Will "No KYC" Exchanges Survive in a Regulated Crypto Industry?
For those of us who have been around since before the great crypto boom of 2017, having to undergo KYC (know your customer) procedures at digital asset exchanges was somewhat of an anomaly. “Back in the day” you were able to register to most crypto trading platforms using an email address and that was it. Those days are long gone.
Today, KYC is mandatory at effectively every reputable exchange and the number of no-KYC exchanges is dwindling fast. This begs the question: “Will no KYC exchanges survive in a regulated crypto market?”
The rise of KYC in crypto
While the majority of digital asset exchanges are not regulated in the same way as securities exchanges, most reputable crypto trading platforms have taken steps to prepare themselves for a future where the two worlds will merge.
A prime exchange for this would be New York-based Gemini, which was among the first trading platforms in the world to become a fully-regulated exchange. Gemini, founded by the Winklevoss twins, has always put regulatory compliance first and continues to do so today with recent hires of compliance offers and the launch of its own insurance company to insure user funds.
As 2017 took off and the ICO (initial coin offering) bubble was in full swing, financial regulators took notice and action in an attempt to protect consumers against losses in the cryptoasset markets. First and foremost, that meant that exchanges were scrutinized more closely.
Leading international exchanges that were once known for their easy and KYC-less signup process followed in Gemini’s footsteps and introduced identity verification measures. While in many cases small traders who only deposited and withdrew a few hundred dollars a month were left untouched, active traders and whales were asked to identify themselves via standard online KYC procedures that traditional online brokerages use.
Today, trading larger volumes on the exchanges which crypto market data provider CryptoCompare lists as the most trusted, including itBit, Gemini, Coinbase, Kraken, Bitstamp, Liquid, Bitfinex, OKEx, bitFlyer, OKCoin, Binance and others, requires identity verification.
Meanwhile, Poloniex recently announced that it will not require traders to undergo any sort of KYC, provided they stay under a USD 10,000 daily withdrawal limit. This decision came shortly after the exchange changed hands from Circle to a group of Asian investors, including Tron hypeman Justin Sun. Large traders, who deposit and withdraw higher amounts than that, however, will still have to undergo identity verification procedures.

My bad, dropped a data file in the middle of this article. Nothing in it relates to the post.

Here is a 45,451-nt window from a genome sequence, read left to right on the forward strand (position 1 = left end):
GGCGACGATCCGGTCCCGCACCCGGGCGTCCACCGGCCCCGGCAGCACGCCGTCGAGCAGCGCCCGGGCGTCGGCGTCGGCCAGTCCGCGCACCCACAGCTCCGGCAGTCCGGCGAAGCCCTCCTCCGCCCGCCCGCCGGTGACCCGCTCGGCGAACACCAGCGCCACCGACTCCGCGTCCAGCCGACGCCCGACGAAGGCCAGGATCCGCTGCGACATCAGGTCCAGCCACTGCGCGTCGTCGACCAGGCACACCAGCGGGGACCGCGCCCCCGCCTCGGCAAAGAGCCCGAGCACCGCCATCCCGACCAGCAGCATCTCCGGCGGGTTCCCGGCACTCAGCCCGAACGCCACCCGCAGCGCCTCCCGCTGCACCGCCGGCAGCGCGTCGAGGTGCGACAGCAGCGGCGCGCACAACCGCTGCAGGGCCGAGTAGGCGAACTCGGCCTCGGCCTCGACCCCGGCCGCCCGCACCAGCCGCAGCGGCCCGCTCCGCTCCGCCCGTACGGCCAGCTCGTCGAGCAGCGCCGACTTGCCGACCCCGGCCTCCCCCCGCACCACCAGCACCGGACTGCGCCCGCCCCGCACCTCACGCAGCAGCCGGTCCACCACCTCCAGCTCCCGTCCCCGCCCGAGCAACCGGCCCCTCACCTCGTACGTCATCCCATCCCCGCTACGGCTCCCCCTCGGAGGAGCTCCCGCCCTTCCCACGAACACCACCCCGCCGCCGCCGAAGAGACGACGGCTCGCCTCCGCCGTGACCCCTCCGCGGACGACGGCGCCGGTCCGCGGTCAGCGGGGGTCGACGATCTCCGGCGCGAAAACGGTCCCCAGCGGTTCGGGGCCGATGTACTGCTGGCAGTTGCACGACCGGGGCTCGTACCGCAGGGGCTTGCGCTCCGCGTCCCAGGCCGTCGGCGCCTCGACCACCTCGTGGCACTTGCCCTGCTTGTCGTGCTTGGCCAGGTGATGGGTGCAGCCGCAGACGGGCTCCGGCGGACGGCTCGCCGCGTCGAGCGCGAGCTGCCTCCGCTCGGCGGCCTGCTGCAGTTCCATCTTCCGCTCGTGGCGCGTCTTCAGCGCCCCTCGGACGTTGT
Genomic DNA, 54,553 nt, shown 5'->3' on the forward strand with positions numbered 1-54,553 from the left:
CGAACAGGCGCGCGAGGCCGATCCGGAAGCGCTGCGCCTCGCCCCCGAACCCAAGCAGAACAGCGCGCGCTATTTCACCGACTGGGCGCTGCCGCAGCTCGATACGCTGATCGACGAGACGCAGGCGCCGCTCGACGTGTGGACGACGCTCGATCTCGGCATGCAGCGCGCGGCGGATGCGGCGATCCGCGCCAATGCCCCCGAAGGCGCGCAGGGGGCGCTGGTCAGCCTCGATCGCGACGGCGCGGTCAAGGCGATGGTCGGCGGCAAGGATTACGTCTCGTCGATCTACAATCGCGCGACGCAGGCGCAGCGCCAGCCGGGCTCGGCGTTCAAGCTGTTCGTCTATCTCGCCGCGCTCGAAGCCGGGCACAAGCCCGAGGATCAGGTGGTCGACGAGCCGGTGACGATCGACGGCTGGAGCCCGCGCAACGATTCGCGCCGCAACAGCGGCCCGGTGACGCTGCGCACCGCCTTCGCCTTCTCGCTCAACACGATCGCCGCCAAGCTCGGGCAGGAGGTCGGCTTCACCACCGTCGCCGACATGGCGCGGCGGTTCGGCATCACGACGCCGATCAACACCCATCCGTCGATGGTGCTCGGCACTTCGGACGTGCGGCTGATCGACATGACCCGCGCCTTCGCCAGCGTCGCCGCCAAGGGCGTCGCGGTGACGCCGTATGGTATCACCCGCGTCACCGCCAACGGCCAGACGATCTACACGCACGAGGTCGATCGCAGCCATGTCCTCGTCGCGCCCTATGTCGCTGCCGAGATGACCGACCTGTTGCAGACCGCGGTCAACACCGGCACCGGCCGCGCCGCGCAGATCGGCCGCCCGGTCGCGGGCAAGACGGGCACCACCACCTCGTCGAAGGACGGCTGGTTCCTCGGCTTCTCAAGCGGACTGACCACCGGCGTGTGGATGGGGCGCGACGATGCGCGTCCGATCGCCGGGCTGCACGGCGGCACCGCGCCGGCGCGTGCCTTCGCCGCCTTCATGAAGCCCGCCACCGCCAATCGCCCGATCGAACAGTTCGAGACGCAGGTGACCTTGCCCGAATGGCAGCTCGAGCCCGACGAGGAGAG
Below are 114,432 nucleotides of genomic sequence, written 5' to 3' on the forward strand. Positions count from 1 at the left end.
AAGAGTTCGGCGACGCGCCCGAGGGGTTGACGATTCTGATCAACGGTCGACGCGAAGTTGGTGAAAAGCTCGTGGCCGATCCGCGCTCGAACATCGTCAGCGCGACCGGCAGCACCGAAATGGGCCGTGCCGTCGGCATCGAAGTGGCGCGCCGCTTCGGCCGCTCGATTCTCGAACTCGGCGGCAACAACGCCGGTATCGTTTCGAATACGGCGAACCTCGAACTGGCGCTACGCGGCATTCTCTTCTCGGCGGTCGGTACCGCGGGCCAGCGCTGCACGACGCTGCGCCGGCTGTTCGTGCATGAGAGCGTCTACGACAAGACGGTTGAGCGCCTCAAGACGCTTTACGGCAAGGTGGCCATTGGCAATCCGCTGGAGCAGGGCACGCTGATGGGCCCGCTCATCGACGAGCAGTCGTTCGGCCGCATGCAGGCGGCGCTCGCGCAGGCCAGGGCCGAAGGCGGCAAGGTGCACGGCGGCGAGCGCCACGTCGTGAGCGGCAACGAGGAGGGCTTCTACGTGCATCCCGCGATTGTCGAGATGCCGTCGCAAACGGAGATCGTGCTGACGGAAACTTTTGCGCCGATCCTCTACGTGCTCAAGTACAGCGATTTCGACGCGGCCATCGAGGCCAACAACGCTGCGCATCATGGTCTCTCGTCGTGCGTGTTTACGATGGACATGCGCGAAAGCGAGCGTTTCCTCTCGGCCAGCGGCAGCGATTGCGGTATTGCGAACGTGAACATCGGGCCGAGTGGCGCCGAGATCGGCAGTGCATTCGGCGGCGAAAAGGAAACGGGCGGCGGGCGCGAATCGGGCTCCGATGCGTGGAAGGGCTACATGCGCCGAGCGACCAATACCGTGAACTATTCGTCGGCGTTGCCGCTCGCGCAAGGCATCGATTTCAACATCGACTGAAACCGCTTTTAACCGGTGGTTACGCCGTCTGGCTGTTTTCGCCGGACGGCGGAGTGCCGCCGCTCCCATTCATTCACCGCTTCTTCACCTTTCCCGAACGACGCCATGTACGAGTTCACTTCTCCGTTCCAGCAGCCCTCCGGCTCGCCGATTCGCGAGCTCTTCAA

A regulated market
If you have been following crypto for a while, you will know that regulation has been one of the biggest topics in the last couple of years. The G20 has been discussing and (supposedly) working on developing a global crypto regulatory framework, while several nations have taken actions to either encourage or curtail crypto activities within its borders.
However fast or slow lawmakers will act to create crypto regulations, we know that they are coming. The crypto markets have grown too big during the 2017 boom to be ignored. While digital currencies may not (yet) pose a threat to the established financial system, as a European Central Bank official stated, the crypto markets are now recognized as a viable alternative asset class for investors.
The main aim of financial regulators is to protect consumers of financial services. As such, regulating cryptoassets is high on their agendas. The high amount of scams and exchange hacks, as well as pump and dump coins that have plagued the market, has left millions of crypto investors with heavy losses. As a result, regulators want to take action to prevent future investors from losing money to these types of scams. The potential for money laundering and terrorist financing is another issue that financial regulators and lawmakers want to keep an eye on.
It is, therefore, hard to envision a future with less as opposed to more KYC in crypto.
Sam Blackmore, CEO of Bitcoin investment platform Vimba, agrees with this notion. He told Cryptonews.com:
“The reality is that exchanges need to take a pragmatic approach to enable Bitcoin to fulfill its adoption potential. Therefore, I can’t see exchanges that do not put KYC processes into place to survive in the near future.”
How will DEXs fit into a regulated crypto market?
When it comes to trading anonymously, decentralized exchanges (DEXs) are the go-to option today. Most DEXs operate on-chain using smart contracts and don’t even require an email address to trade. Therefore, trading on a DEX is effectively anonymous. Moreover, as decentralized exchanges are - at least in theory - protocols that operate independently of their owners, it is difficult to regulate them.
But how long will decentralized exchanges be allowed to operate in this manner?
Financial sovereignty, personal freedom and liberty are cornerstones of Bitcoin and cryptocurrency. As such, it would not be surprising if cypherpunk-oriented developers and entrepreneurs would continue to make it possible to buy and sell digital currency anonymously. However, the options to do so are becoming more and more limited as a result of crypto having gone mainstream as an investment asset class.
For exchange operators who want to build profitable businesses, however, KYC will very likely become mandatory across the globe.